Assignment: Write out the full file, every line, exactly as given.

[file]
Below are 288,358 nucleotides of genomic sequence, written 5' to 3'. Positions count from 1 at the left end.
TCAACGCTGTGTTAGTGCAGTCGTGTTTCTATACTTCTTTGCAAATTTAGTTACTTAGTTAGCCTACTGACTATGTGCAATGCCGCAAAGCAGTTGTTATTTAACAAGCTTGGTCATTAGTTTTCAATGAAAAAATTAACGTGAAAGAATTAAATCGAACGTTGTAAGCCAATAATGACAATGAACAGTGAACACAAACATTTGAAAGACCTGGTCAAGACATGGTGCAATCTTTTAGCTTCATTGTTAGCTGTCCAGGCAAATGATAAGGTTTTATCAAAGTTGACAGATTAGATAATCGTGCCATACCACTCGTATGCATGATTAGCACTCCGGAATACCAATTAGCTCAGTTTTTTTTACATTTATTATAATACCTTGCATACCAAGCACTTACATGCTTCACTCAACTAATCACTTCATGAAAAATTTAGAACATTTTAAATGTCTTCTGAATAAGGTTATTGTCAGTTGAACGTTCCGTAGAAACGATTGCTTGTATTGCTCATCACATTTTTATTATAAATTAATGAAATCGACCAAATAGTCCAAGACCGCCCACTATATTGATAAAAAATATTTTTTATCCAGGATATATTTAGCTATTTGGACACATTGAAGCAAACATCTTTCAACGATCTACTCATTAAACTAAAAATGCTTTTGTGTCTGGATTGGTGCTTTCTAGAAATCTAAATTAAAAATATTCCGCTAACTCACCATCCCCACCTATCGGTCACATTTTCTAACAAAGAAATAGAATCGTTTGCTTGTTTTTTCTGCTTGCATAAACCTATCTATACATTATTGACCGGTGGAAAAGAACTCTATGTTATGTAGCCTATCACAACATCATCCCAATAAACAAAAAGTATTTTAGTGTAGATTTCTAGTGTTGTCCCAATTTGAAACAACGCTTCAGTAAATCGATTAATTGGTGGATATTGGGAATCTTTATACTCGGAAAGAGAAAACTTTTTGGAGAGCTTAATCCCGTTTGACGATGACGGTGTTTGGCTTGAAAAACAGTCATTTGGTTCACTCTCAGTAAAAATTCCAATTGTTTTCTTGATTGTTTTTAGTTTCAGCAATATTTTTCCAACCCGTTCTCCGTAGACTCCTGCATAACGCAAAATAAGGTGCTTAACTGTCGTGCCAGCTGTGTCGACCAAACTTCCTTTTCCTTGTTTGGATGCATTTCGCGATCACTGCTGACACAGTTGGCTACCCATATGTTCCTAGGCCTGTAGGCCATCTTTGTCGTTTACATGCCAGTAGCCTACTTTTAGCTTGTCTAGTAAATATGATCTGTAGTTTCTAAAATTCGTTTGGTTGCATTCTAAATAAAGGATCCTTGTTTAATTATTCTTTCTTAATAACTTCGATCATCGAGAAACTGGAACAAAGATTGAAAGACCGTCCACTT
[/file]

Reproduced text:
Below are 288,358 nucleotides of genomic sequence, written 5' to 3'. Positions count from 1 at the left end.
TCAACGCTGTGTTAGTGCAGTCGTGTTTCTATACTTCTTTGCAAATTTAGTTACTTAGTTAGCCTACTGACTATGTGCAATGCCGCAAAGCAGTTGTTATTTAACAAGCTTGGTCATTAGTTTTCAATGAAAAAATTAACGTGAAAGAATTAAATCGAACGTTGTAAGCCAATAATGACAATGAACAGTGAACACAAACATTTGAAAGACCTGGTCAAGACATGGTGCAATCTTTTAGCTTCATTGTTAGCTGTCCAGGCAAATGATAAGGTTTTATCAAAGTTGACAGATTAGATAATCGTGCCATACCACTCGTATGCATGATTAGCACTCCGGAATACCAATTAGCTCAGTTTTTTTTACATTTATTATAATACCTTGCATACCAAGCACTTACATGCTTCACTCAACTAATCACTTCATGAAAAATTTAGAACATTTTAAATGTCTTCTGAATAAGGTTATTGTCAGTTGAACGTTCCGTAGAAACGATTGCTTGTATTGCTCATCACATTTTTATTATAAATTAATGAAATCGACCAAATAGTCCAAGACCGCCCACTATATTGATAAAAAATATTTTTTATCCAGGATATATTTAGCTATTTGGACACATTGAAGCAAACATCTTTCAACGATCTACTCATTAAACTAAAAATGCTTTTGTGTCTGGATTGGTGCTTTCTAGAAATCTAAATTAAAAATATTCCGCTAACTCACCATCCCCACCTATCGGTCACATTTTCTAACAAAGAAATAGAATCGTTTGCTTGTTTTTTCTGCTTGCATAAACCTATCTATACATTATTGACCGGTGGAAAAGAACTCTATGTTATGTAGCCTATCACAACATCATCCCAATAAACAAAAAGTATTTTAGTGTAGATTTCTAGTGTTGTCCCAATTTGAAACAACGCTTCAGTAAATCGATTAATTGGTGGATATTGGGAATCTTTATACTCGGAAAGAGAAAACTTTTTGGAGAGCTTAATCCCGTTTGACGATGACGGTGTTTGGCTTGAAAAACAGTCATTTGGTTCACTCTCAGTAAAAATTCCAATTGTTTTCTTGATTGTTTTTAGTTTCAGCAATATTTTTCCAACCCGTTCTCCGTAGACTCCTGCATAACGCAAAATAAGGTGCTTAACTGTCGTGCCAGCTGTGTCGACCAAACTTCCTTTTCCTTGTTTGGATGCATTTCGCGATCACTGCTGACACAGTTGGCTACCCATATGTTCCTAGGCCTGTAGGCCATCTTTGTCGTTTACATGCCAGTAGCCTACTTTTAGCTTGTCTAGTAAATATGATCTGTAGTTTCTAAAATTCGTTTGGTTGCATTCTAAATAAAGGATCCTTGTTTAATTATTCTTTCTTAATAACTTCGATCATCGAGAAACTGGAACAAAGATTGAAAGACCGTCCACTT